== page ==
The vocation story of Tommaso Badiani, newly ordained priest, on mission in Washington, D.C.

At the end of the first year of seminary, every seminarian is asked to write their life story. Putting our story into writing is a task that allows each of us to return to the foundational events through which God has brought to maturation the idea of our vocation. It is an undertaking of memory and gratitude.

On the occasion of my ordination, I would like to look back at these events once again, conscious that the richness of my thirty years of life cannot be enclosed in such few lines. I apologize in advance to those who will read it. Due to limitations of space, in fact, I will not be able to offer many details about the persons of whom I will speak. But I do not believe that this is a problem. In the end, who knows the details of the life of Eliachim or Abiud, two among the many names in the long genealogy at the beginning of the Gospel of Matthew? And yet, they are fundamental names, because each of them is part of the chain that leads to Christ. I believe that the same goes for my case too. Every name is a link on the chain that has brought me to Christ. I am, nevertheless, certain that those directly implicated will not have any problems recognizing themselves in my words.

Above all, there is my family: my father, Giovanni, and my mother, Silvana, and my sister, Laura. From them, I have learned that every man needs a home, a place that reveals the regenerating force of gratuitous love. My life up to this point would be incomprehensible without looking at that initial spark that emerged within the walls of my first home.

Then, there is my teacher, Benedetta, who, at the end of my high school career, helped me to reverse a failing grade in mathematics and introduced me to the Movement. I thank her for not having limited herself to just the tutoring.

During my years studying architecture in Ferrara, thanks to Angelo and Giovanni, I discovered what friendship is. I have always thought that if they had entered seminary with me, then we would have been able to convert an entire nation! God had other plans. Today, now that I find myself in Washington studying marriage and the family, I look to them, to their wives and children, as luminous expressions of what it means to be a family.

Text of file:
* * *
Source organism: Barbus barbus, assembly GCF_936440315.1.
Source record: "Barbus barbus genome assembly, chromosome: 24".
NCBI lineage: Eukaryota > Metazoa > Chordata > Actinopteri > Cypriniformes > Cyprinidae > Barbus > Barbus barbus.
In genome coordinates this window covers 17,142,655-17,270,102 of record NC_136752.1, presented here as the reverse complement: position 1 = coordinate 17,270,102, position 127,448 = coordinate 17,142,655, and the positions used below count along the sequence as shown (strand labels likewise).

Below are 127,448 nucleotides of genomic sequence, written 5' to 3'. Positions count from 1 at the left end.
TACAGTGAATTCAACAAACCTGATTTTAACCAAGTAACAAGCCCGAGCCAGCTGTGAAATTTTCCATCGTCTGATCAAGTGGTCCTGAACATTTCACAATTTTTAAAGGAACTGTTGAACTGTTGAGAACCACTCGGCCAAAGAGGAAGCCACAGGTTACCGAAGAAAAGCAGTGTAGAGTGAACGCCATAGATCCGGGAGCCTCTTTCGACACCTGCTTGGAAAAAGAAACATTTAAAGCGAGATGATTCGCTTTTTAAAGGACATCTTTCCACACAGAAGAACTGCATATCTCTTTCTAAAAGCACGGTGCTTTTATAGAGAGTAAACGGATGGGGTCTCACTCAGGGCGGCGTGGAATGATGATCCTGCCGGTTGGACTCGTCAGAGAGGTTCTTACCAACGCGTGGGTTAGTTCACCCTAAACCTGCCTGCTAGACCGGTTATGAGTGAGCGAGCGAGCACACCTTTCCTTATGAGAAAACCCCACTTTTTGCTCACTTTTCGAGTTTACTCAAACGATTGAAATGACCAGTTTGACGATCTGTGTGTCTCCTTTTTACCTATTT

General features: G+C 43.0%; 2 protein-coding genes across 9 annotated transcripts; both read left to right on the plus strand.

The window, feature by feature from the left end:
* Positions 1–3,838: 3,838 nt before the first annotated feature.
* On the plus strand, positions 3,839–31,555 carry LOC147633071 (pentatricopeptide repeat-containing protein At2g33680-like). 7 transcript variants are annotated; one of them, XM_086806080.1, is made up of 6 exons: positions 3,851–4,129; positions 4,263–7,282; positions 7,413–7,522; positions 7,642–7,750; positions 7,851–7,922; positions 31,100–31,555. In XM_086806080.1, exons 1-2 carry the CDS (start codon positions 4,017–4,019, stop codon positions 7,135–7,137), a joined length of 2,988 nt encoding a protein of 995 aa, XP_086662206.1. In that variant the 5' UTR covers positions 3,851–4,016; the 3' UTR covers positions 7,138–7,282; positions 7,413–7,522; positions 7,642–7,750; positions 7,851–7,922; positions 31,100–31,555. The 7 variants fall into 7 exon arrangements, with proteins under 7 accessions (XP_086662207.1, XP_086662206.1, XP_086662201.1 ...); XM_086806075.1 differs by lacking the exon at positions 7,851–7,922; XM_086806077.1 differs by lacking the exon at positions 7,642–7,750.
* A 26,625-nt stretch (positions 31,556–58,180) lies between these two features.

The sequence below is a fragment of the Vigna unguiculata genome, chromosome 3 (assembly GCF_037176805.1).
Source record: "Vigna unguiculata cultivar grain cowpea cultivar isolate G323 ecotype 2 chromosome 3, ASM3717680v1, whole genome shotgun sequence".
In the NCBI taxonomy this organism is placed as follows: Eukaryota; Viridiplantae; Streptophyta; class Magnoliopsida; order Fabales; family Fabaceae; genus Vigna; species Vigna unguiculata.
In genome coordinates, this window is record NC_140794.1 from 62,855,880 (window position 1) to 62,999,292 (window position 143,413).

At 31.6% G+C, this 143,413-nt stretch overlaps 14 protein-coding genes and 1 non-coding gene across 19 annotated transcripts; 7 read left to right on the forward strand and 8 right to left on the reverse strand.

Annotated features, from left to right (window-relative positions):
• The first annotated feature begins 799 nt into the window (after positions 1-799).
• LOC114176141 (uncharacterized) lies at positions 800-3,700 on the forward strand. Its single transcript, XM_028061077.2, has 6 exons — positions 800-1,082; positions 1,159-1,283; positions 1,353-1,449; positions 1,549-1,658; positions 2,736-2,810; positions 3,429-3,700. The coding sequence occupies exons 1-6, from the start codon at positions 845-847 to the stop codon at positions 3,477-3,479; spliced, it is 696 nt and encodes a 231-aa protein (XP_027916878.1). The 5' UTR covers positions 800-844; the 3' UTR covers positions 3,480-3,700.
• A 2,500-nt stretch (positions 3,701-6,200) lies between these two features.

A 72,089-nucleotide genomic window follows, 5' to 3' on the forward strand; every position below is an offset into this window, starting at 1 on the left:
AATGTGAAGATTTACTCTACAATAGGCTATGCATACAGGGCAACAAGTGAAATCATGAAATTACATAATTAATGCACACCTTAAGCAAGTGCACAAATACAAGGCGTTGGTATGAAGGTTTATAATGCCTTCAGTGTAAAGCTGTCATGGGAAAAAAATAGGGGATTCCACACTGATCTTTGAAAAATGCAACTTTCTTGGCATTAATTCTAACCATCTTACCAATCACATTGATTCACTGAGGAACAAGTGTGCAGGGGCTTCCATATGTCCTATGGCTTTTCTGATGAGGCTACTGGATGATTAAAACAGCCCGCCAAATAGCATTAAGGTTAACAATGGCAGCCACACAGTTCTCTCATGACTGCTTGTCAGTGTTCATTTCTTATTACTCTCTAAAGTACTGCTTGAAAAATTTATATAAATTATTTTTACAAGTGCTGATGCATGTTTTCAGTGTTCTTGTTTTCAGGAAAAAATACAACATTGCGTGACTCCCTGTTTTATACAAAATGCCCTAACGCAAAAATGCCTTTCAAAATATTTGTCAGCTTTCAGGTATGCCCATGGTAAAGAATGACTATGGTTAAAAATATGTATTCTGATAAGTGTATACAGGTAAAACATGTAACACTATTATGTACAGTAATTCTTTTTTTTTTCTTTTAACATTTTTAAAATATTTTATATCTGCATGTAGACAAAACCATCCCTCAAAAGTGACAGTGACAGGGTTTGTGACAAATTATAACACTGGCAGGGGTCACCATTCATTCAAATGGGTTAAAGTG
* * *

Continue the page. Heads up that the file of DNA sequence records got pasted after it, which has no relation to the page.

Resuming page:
I want to thank Carlo and Pia who always had an open door for me when I needed it. From them, I have learned about love and dedication to the Church, to the Movement, and to every man.

Enrico, Davide, and Fabrizio taught me that charity is the most noble form of entrepreneurship.

Then there is Fr. Marco, on mission in Bologna. Thanks to him, to his paternal friendship, the idea of priesthood became flesh; the possibility of a full and happy life spent in the service of Christ and of men became real. For the years in seminary, the most vivid thanks go to Fr. Paolo, Fr. Francesco, Fr. Giovanni and Fr. Michael. Their teaching, their great patience and their paternity have guided and sustained every step I have taken. More than any other thing, however, it was watching their own personal journey of sanctity lived in communion with us that, day after day, that kindled the flame within me to give my life to Chrsit.

And finally, I want to thank my current house of Washington: Antonio, Roberto, the two José and Stefano. Today, they are the guardians of that first spark that emerged in my family. The more that time passes, the more that, behind all of these faces, “my” holy faces, a great Face becomes transparent. “They become,” as Chieffo sings, “Someone, become You, Father great and good, who, out of love, began the game.”

Tommaso Badiani, 33 years old, originally from Prato, lives in the house of Washington, DC. He studies at the John Paul II Institute for studies on marriage and family.

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